A sequel was no equal (not by a long shot) and a third film was beyond bad.  Williamson would be behind a number of similarly themed fare over the next decade but none came close to his one-two punch of Scream and I Know What You Did Last Summer.  I generally liked many of these and even would buy a ticket for the lesser-than selections week after week.  For 90 minutes, it was fun to see what new start of tomorrow (that never was) would get killed in a fun and interesting way.  The fun really began, though, with I Know What You Did Last Summer and, it seems the Summer continues even today because this is a great title to revisit this month.

Movie Review ~ Wish Upon

The Facts:

Synopsis: A teenage girl discovers a box that carries magic powers and a deadly price for using them.

Stars: Joey King, Shannon Purser, Sydney Park, Ki Hong Lee, Mitchell Slaggert, Sherilyn Fenn, Elisabeth Röhm, Ryan Phillippe

Director: John R. Leonetti

Rated: PG-13

Running Length: 90 minutes

TMMM Score: (1/10)

Review: This movie sucks. Let’s just get that out there at the start so you can never ever say you weren’t warned. I’m pretty forgiving when it comes to these types of PG-13 horror flicks but even I have a breaking point. Maybe it was because I lament the mid-level studio film that’s slowly disappearing in favor of endless sequels and franchise starters, but I really was rooting for Wish Upon to be 90 minutes of harmless fun. Be careful what you wish for.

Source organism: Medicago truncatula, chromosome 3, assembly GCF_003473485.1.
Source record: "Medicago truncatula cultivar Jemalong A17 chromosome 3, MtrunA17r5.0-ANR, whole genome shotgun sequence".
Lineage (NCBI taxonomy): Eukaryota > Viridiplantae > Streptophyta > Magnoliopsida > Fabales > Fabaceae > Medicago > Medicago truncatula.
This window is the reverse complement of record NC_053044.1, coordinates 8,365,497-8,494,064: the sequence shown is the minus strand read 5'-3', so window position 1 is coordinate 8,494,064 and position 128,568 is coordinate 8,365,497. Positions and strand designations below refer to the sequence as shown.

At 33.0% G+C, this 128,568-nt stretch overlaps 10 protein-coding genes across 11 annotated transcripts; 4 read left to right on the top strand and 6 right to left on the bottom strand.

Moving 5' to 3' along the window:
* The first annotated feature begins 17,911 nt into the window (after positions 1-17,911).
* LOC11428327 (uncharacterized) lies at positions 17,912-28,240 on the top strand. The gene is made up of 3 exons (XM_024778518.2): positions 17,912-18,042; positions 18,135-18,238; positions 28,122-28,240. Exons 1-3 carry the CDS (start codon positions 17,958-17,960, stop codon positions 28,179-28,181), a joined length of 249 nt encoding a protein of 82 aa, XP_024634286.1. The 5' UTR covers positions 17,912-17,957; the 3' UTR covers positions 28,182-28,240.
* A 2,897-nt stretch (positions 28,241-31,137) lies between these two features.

Supposedly, the budget for Wish Upon is a staggering 12 million dollars, not exactly cheap considering decent horror films like Split, Insidious, The Visit, and The Purge franchise were made for considerably less. I’m not exactly sure where that 12K was spent. It surely wasn’t on the director, John R. Leonetti (Annabelle) who doesn’t seem to understand how to assemble a movie, much less how to create any kind of sustainable tension. It definitely wasn’t on Barbara Marshall’s threadbare amateurish script which feels an outline of an idea never fully fleshed out. It certainly wasn’t spent on a decent casting director based on a ensemble of forgettable faces almost entirely dead behind the eyes.